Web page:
What the scientific community has been eagerly waiting for for nearly 45 years now stands to be possibly the most significant discovery in the last 50 years of science but it may possibly be bitter sweet as though scientists have said that a new sub atomic particle has been discovered, they are not yet sure whether this particle is indeed the elusive Higgs Boson or a particle that closely resembles it.
The week had started off with news that two separate team of ‘Higgs Hunters’, CMS and Atlas at the European Organization for Nuclear Research (CERN) would be making an announcement on Wednesday regarding their research into discovering the Higgs Boson and as promised, CERN today announced that the teams had discovered a particle that was ‘consistent’ with the Higgs Boson, saying that both teams had come close to a “discovery” but added that more research was needed to confirm that the particle was indeed the much coveted particle.
Speaking at the press conference, Professor Rolf Heuer, director or CERN said, "As a layman I would now say I think we have it. We have a discovery - we have observed a new particle consistent with a Higgs boson. But which one? That remains open. It is a historic milestone but it is only the beginning."
Professor, the British physicist after whom the particle was named, was moved to tears at the CERN presentation saying, "I would like to add my congratulations to everyone involved in this achievement," he added later. It's really an incredible thing that it's happened in my lifetime."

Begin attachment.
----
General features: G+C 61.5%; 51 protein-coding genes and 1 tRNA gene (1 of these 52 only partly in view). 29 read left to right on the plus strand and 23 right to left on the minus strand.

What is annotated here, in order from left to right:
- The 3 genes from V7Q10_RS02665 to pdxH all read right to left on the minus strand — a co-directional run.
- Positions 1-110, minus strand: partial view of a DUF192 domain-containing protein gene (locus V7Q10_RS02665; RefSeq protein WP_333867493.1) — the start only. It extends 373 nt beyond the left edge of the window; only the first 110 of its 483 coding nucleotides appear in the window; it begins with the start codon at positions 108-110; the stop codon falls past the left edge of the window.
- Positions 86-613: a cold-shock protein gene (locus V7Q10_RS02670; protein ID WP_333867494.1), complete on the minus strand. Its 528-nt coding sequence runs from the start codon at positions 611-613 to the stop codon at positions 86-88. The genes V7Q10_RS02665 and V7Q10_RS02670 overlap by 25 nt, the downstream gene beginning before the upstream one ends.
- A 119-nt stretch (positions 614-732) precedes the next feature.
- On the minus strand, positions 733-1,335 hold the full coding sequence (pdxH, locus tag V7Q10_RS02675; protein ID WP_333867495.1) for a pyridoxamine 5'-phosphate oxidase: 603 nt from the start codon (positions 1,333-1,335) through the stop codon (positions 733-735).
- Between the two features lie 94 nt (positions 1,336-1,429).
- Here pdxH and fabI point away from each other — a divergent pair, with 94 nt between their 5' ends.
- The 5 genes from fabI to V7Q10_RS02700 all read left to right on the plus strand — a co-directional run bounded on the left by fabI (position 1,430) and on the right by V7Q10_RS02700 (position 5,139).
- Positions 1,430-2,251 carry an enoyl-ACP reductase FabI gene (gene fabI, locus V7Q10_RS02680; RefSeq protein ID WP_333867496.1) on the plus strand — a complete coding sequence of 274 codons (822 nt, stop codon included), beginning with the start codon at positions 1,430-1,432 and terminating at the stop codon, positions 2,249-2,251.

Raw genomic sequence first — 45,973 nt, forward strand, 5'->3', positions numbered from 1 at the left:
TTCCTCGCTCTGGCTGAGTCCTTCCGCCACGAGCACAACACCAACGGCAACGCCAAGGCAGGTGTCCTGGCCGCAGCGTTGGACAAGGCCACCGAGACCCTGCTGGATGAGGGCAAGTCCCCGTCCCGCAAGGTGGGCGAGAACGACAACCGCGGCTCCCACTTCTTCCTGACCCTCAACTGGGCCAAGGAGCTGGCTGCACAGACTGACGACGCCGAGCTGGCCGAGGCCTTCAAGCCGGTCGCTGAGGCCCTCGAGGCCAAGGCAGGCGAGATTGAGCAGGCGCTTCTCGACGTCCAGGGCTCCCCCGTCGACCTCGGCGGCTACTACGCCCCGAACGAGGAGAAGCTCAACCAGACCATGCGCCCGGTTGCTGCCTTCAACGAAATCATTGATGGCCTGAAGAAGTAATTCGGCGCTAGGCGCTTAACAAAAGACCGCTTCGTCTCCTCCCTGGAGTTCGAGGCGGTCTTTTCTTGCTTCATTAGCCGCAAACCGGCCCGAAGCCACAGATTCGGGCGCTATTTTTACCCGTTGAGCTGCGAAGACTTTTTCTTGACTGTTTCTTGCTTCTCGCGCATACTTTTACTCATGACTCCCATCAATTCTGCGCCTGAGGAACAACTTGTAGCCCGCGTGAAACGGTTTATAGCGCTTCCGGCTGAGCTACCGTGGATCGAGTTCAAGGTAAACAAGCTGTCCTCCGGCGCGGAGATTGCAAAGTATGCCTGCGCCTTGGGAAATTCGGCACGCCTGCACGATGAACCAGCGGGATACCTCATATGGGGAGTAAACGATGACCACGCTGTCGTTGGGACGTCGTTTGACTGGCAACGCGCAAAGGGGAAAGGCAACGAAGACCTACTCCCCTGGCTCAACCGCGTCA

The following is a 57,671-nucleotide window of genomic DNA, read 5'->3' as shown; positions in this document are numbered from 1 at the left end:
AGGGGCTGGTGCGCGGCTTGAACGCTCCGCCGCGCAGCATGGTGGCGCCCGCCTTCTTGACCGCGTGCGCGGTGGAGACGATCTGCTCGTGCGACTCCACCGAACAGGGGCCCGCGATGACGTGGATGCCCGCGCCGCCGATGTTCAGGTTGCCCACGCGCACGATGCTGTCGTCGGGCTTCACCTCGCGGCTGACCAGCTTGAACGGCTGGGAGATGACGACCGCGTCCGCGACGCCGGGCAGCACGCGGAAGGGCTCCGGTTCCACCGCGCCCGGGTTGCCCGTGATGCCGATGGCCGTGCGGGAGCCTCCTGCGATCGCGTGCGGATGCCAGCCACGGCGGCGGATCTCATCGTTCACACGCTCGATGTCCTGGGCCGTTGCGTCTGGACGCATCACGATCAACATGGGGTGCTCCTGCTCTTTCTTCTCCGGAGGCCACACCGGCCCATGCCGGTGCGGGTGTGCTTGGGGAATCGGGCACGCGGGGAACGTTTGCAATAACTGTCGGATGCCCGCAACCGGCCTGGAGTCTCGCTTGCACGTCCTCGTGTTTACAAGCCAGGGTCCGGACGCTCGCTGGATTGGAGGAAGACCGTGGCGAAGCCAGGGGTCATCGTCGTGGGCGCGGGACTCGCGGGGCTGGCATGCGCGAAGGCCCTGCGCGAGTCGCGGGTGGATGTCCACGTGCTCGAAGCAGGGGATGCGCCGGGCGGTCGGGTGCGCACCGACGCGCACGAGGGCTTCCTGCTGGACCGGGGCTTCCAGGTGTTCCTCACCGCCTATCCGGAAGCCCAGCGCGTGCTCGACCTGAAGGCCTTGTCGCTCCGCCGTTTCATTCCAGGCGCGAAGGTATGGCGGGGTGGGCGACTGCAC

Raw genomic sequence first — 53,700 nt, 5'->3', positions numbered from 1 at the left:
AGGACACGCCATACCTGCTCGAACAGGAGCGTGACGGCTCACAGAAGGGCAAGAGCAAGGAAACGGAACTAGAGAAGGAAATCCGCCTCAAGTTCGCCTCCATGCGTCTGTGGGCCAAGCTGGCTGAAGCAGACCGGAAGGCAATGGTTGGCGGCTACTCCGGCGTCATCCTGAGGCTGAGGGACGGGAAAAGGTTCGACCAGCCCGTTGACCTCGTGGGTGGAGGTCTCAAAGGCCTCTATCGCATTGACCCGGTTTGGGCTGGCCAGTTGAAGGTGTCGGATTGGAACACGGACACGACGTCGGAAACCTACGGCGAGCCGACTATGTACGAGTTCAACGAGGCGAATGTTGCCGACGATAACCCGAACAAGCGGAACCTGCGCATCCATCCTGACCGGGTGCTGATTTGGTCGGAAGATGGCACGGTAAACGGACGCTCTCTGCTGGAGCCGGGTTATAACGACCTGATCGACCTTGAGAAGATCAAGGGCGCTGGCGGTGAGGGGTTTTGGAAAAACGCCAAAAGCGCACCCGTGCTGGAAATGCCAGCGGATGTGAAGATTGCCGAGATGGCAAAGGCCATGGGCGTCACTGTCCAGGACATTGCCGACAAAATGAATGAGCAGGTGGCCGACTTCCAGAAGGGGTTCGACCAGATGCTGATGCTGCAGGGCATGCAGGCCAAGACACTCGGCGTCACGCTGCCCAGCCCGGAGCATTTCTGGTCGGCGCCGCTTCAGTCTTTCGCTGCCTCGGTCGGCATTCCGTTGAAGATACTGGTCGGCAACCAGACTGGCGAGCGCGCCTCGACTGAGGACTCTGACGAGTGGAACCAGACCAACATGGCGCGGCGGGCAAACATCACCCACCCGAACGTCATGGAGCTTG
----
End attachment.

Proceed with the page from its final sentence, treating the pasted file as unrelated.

Regarding the data itself, the CMS team has claimed to have achieved a five-sigma point level of certainty with respect to their data sets, meaning that there was a one in 3.5 million chance that what they had observed was not a Higgs particle. In the CMS team’s data, the researchers noticed a “bump” which was the weight equivalent of a particle that weighed 125.3 gigaelectronvolts (GeV), some 133 times heavier than a proton. However it was seen that by combining all the data sets of the CMS team, only a 4.9 sigma was achieved meaning a one in two million chance.
CMS team spokesperson, Prof Joe Incandela said "The results are preliminary but the five-sigma signal at around 125 GeV we're seeing is dramatic. This is indeed a new particle."
Meanwhile the Atlas team’s results appeared to show a particle with even more mass, with Atlas team spokesperson, Dr Fabiola Gianotti commenting, "We observe in our data clear signs of a new particle, at the level of five sigma, in the mass region around 126 GeV."